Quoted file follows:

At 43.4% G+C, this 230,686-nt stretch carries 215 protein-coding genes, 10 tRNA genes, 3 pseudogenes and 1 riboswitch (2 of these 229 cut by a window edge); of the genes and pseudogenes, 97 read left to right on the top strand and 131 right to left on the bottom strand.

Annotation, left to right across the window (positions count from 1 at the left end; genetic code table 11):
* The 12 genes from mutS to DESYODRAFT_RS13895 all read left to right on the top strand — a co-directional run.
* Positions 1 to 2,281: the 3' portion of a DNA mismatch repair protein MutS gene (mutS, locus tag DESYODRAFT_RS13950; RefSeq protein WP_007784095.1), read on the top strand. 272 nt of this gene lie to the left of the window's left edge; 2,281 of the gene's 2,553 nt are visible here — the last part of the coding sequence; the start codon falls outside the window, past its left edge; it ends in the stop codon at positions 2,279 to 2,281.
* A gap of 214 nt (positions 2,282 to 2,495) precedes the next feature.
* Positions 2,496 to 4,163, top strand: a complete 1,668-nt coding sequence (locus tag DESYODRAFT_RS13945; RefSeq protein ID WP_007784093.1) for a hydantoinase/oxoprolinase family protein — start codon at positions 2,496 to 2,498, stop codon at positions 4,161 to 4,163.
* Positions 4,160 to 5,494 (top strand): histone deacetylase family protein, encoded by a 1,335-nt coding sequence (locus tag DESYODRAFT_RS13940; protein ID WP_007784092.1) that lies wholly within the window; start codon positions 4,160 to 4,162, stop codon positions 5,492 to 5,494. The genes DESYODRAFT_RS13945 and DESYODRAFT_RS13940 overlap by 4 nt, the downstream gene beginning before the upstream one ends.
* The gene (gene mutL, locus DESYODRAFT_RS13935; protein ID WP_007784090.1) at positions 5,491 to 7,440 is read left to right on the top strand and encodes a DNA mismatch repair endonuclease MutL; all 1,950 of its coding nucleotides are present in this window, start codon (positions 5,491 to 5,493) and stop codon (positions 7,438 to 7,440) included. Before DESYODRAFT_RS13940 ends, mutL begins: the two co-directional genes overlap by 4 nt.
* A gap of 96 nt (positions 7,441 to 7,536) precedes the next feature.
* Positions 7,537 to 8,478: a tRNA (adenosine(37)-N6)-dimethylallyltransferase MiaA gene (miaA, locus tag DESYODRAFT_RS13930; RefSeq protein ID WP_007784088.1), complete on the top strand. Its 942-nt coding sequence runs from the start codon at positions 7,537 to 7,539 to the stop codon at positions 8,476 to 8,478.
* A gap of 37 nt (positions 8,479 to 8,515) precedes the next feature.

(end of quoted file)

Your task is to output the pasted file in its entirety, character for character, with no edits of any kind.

At 43.4% G+C, this 230,686-nt stretch carries 215 protein-coding genes, 10 tRNA genes, 3 pseudogenes and 1 riboswitch (2 of these 229 cut by a window edge); of the genes and pseudogenes, 97 read left to right on the top strand and 131 right to left on the bottom strand.

Annotation, left to right across the window (positions count from 1 at the left end; genetic code table 11):
* The 12 genes from mutS to DESYODRAFT_RS13895 all read left to right on the top strand — a co-directional run.
* Positions 1 to 2,281: the 3' portion of a DNA mismatch repair protein MutS gene (mutS, locus tag DESYODRAFT_RS13950; RefSeq protein WP_007784095.1), read on the top strand. 272 nt of this gene lie to the left of the window's left edge; 2,281 of the gene's 2,553 nt are visible here — the last part of the coding sequence; the start codon falls outside the window, past its left edge; it ends in the stop codon at positions 2,279 to 2,281.
* A gap of 214 nt (positions 2,282 to 2,495) precedes the next feature.
* Positions 2,496 to 4,163, top strand: a complete 1,668-nt coding sequence (locus tag DESYODRAFT_RS13945; RefSeq protein ID WP_007784093.1) for a hydantoinase/oxoprolinase family protein — start codon at positions 2,496 to 2,498, stop codon at positions 4,161 to 4,163.
* Positions 4,160 to 5,494 (top strand): histone deacetylase family protein, encoded by a 1,335-nt coding sequence (locus tag DESYODRAFT_RS13940; protein ID WP_007784092.1) that lies wholly within the window; start codon positions 4,160 to 4,162, stop codon positions 5,492 to 5,494. The genes DESYODRAFT_RS13945 and DESYODRAFT_RS13940 overlap by 4 nt, the downstream gene beginning before the upstream one ends.
* The gene (gene mutL, locus DESYODRAFT_RS13935; protein ID WP_007784090.1) at positions 5,491 to 7,440 is read left to right on the top strand and encodes a DNA mismatch repair endonuclease MutL; all 1,950 of its coding nucleotides are present in this window, start codon (positions 5,491 to 5,493) and stop codon (positions 7,438 to 7,440) included. Before DESYODRAFT_RS13940 ends, mutL begins: the two co-directional genes overlap by 4 nt.
* A gap of 96 nt (positions 7,441 to 7,536) precedes the next feature.
* Positions 7,537 to 8,478: a tRNA (adenosine(37)-N6)-dimethylallyltransferase MiaA gene (miaA, locus tag DESYODRAFT_RS13930; RefSeq protein ID WP_007784088.1), complete on the top strand. Its 942-nt coding sequence runs from the start codon at positions 7,537 to 7,539 to the stop codon at positions 8,476 to 8,478.
* A gap of 37 nt (positions 8,479 to 8,515) precedes the next feature.